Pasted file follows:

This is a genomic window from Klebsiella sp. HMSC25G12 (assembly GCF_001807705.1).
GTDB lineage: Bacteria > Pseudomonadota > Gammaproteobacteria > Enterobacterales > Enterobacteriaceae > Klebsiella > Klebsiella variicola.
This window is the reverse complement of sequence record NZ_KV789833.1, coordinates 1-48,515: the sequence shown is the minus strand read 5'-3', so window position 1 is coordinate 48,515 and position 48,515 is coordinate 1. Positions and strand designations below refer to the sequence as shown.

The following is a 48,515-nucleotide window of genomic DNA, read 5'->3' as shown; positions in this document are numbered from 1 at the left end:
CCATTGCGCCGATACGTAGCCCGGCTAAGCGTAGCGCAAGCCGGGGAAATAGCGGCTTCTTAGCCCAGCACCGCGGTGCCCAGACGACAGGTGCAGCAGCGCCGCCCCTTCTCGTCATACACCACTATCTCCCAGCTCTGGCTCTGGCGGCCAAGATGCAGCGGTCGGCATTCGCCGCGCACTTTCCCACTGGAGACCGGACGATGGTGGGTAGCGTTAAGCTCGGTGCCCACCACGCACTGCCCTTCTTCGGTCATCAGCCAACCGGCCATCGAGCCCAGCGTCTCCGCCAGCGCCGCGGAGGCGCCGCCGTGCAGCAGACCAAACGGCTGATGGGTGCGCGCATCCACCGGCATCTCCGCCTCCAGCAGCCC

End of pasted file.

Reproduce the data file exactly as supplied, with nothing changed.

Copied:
This is a genomic window from Klebsiella sp. HMSC25G12 (assembly GCF_001807705.1).
GTDB lineage: Bacteria > Pseudomonadota > Gammaproteobacteria > Enterobacterales > Enterobacteriaceae > Klebsiella > Klebsiella variicola.
This window is the reverse complement of sequence record NZ_KV789833.1, coordinates 1-48,515: the sequence shown is the minus strand read 5'-3', so window position 1 is coordinate 48,515 and position 48,515 is coordinate 1. Positions and strand designations below refer to the sequence as shown.

The following is a 48,515-nucleotide window of genomic DNA, read 5'->3' as shown; positions in this document are numbered from 1 at the left end:
CCATTGCGCCGATACGTAGCCCGGCTAAGCGTAGCGCAAGCCGGGGAAATAGCGGCTTCTTAGCCCAGCACCGCGGTGCCCAGACGACAGGTGCAGCAGCGCCGCCCCTTCTCGTCATACACCACTATCTCCCAGCTCTGGCTCTGGCGGCCAAGATGCAGCGGTCGGCATTCGCCGCGCACTTTCCCACTGGAGACCGGACGATGGTGGGTAGCGTTAAGCTCGGTGCCCACCACGCACTGCCCTTCTTCGGTCATCAGCCAACCGGCCATCGAGCCCAGCGTCTCCGCCAGCGCCGCGGAGGCGCCGCCGTGCAGCAGACCAAACGGCTGATGGGTGCGCGCATCCACCGGCATCTCCGCCTCCAGCAGCCC